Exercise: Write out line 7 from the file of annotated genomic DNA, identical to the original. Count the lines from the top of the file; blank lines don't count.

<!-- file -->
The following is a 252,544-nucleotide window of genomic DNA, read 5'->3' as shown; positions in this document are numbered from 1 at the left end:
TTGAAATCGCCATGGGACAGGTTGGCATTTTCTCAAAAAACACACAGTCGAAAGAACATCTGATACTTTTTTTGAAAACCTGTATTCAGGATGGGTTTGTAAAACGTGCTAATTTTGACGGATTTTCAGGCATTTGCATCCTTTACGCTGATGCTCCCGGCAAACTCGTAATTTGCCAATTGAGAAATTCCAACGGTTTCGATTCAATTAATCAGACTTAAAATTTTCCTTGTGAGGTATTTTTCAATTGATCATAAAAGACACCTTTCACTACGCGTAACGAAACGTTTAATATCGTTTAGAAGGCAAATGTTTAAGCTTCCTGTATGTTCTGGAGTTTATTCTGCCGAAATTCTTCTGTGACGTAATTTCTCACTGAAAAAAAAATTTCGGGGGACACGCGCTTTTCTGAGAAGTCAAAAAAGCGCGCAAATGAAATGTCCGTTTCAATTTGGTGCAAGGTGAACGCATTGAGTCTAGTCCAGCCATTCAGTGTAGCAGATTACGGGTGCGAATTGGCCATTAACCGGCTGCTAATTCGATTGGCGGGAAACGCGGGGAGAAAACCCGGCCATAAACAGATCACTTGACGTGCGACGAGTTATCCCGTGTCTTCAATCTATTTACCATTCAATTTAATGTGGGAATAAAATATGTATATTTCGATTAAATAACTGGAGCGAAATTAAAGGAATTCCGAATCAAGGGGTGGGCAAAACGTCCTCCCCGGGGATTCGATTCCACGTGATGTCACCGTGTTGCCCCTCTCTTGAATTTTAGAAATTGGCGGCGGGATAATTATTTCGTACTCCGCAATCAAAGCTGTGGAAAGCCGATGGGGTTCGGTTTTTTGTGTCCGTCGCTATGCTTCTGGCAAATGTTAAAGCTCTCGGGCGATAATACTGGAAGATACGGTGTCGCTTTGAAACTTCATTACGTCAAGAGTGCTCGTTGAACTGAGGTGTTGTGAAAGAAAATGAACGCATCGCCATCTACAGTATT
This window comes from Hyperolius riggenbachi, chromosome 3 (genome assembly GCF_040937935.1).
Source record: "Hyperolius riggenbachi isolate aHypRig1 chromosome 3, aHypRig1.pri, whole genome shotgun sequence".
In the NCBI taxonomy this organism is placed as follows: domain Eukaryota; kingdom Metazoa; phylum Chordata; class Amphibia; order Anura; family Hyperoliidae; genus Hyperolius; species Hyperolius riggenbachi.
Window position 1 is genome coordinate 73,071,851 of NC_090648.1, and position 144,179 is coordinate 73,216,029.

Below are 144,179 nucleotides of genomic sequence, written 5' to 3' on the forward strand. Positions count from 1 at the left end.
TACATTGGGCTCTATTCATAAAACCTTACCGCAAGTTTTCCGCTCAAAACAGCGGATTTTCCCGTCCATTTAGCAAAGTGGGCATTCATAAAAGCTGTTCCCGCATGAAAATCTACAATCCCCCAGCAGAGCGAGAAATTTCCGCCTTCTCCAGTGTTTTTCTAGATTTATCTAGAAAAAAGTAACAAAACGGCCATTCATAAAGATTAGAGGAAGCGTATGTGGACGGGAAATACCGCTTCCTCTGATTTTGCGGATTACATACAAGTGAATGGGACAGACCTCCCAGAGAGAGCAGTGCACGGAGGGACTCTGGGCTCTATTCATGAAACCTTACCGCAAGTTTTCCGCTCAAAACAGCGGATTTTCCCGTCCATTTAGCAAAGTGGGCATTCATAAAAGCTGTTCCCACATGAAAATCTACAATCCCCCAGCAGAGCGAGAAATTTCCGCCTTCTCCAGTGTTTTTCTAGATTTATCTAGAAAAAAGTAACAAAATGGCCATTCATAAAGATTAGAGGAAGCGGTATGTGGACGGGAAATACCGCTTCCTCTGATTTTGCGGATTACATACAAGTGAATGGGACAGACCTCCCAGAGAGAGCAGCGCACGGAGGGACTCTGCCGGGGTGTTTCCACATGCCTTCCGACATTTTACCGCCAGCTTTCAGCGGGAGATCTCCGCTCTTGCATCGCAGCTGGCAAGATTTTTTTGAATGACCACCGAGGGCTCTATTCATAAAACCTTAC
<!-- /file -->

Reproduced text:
Below are 144,179 nucleotides of genomic sequence, written 5' to 3' on the forward strand. Positions count from 1 at the left end.